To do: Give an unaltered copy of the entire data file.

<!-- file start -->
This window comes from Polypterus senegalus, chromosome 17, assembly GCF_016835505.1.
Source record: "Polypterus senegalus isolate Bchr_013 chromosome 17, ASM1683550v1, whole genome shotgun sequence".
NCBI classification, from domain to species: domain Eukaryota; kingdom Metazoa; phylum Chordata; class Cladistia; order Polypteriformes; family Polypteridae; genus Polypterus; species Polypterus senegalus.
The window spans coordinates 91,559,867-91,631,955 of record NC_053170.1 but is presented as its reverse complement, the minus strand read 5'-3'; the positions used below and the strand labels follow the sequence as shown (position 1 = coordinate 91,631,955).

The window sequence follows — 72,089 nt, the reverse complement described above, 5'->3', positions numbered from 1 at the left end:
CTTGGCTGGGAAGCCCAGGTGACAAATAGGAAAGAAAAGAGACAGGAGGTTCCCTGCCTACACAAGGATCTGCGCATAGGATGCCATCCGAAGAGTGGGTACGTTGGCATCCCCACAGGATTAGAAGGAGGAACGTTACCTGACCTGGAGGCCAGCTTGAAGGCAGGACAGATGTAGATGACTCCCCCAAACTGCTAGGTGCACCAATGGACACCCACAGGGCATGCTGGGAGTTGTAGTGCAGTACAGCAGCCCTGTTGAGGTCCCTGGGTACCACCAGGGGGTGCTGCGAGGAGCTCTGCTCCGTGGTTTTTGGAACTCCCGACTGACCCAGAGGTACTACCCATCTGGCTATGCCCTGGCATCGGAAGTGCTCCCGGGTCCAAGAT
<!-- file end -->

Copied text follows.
This window comes from Polypterus senegalus, chromosome 17, assembly GCF_016835505.1.
Source record: "Polypterus senegalus isolate Bchr_013 chromosome 17, ASM1683550v1, whole genome shotgun sequence".
NCBI classification, from domain to species: domain Eukaryota; kingdom Metazoa; phylum Chordata; class Cladistia; order Polypteriformes; family Polypteridae; genus Polypterus; species Polypterus senegalus.
The window spans coordinates 91,559,867-91,631,955 of record NC_053170.1 but is presented as its reverse complement, the minus strand read 5'-3'; the positions used below and the strand labels follow the sequence as shown (position 1 = coordinate 91,631,955).

The window sequence follows — 72,089 nt, the reverse complement described above, 5'->3', positions numbered from 1 at the left end:
CTTGGCTGGGAAGCCCAGGTGACAAATAGGAAAGAAAAGAGACAGGAGGTTCCCTGCCTACACAAGGATCTGCGCATAGGATGCCATCCGAAGAGTGGGTACGTTGGCATCCCCACAGGATTAGAAGGAGGAACGTTACCTGACCTGGAGGCCAGCTTGAAGGCAGGACAGATGTAGATGACTCCCCCAAACTGCTAGGTGCACCAATGGACACCCACAGGGCATGCTGGGAGTTGTAGTGCAGTACAGCAGCCCTGTTGAGGTCCCTGGGTACCACCAGGGGGTGCTGCGAGGAGCTCTGCTCCGTGGTTTTTGGAACTCCCGACTGACCCAGAGGTACTACCCATCTGGCTATGCCCTGGCATCGGAAGTGCTCCCGGGTCCAAGAT